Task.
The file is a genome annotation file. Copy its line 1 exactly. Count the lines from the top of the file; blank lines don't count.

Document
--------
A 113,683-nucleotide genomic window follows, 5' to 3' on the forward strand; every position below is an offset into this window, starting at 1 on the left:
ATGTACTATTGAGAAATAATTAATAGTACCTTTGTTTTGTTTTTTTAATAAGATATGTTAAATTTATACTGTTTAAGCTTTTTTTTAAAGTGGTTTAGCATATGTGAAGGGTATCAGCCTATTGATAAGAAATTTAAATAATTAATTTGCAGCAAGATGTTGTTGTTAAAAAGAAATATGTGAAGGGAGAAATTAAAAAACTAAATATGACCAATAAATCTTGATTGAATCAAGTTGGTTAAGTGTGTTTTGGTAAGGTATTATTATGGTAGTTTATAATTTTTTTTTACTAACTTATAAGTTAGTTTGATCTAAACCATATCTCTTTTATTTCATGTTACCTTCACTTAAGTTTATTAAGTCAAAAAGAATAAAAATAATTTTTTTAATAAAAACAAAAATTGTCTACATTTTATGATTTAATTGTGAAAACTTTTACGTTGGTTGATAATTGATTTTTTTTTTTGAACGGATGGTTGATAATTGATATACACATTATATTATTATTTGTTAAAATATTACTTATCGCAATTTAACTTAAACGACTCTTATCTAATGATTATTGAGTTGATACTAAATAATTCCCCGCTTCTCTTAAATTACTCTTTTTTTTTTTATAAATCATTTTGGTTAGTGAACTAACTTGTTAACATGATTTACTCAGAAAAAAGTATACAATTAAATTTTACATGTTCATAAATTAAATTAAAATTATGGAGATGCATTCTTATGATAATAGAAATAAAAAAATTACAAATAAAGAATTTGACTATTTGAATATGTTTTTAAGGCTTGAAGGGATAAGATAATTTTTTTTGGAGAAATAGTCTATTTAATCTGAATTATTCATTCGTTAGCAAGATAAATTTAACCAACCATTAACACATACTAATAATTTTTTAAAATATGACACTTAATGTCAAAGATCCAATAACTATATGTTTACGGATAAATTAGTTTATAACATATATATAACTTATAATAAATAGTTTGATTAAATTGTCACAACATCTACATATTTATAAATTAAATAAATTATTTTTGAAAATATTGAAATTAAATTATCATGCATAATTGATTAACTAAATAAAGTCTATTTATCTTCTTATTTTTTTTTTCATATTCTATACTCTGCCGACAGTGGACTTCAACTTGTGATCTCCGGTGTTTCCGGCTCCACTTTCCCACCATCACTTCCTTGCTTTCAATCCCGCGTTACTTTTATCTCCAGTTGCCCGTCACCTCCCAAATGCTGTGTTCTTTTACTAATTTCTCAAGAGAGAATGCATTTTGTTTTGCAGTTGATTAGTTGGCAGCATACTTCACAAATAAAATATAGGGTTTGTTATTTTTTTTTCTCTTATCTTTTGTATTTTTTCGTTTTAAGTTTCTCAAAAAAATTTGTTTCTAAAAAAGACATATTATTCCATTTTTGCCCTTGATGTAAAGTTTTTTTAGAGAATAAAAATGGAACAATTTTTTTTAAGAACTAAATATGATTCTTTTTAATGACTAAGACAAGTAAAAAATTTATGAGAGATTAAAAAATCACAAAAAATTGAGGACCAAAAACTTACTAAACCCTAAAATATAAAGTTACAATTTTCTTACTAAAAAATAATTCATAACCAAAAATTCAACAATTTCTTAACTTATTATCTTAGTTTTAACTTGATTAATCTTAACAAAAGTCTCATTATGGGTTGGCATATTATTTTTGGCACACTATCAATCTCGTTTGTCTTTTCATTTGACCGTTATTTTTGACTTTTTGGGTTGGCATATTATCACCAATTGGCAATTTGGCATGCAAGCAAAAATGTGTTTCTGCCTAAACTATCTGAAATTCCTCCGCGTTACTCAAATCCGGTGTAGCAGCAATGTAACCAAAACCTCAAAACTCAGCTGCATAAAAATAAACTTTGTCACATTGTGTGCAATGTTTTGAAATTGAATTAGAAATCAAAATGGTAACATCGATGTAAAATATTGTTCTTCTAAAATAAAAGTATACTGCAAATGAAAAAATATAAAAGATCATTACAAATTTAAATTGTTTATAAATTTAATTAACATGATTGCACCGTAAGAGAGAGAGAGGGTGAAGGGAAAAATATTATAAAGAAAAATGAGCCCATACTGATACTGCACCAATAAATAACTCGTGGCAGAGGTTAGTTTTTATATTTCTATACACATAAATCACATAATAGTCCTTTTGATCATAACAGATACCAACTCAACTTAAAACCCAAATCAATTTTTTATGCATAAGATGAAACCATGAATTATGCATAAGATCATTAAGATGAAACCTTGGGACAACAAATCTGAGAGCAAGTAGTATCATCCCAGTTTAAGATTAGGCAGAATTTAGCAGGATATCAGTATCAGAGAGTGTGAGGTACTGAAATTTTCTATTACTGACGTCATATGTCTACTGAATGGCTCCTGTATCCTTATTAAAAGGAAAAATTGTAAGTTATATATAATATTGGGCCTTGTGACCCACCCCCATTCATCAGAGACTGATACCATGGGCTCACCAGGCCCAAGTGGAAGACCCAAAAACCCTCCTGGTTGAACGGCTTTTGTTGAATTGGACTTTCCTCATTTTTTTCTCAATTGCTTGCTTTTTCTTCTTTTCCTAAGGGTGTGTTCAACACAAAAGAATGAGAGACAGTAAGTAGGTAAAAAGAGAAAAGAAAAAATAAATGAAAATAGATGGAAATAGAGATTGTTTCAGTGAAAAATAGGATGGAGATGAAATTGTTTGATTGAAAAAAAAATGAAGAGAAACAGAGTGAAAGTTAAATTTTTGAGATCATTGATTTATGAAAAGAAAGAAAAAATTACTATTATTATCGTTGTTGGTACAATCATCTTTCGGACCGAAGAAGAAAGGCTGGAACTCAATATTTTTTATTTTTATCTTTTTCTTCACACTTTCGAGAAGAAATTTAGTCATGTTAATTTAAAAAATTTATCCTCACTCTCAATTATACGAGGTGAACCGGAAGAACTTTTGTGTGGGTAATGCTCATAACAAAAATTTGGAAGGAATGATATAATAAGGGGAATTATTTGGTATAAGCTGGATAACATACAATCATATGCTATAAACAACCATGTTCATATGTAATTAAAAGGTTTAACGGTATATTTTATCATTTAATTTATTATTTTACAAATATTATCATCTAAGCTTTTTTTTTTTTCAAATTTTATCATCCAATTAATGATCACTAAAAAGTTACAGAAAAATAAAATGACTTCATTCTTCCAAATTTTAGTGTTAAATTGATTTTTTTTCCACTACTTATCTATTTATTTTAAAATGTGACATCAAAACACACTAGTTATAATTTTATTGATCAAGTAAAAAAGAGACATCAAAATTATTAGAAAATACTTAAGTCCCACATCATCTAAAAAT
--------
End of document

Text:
A 113,683-nucleotide genomic window follows, 5' to 3' on the forward strand; every position below is an offset into this window, starting at 1 on the left: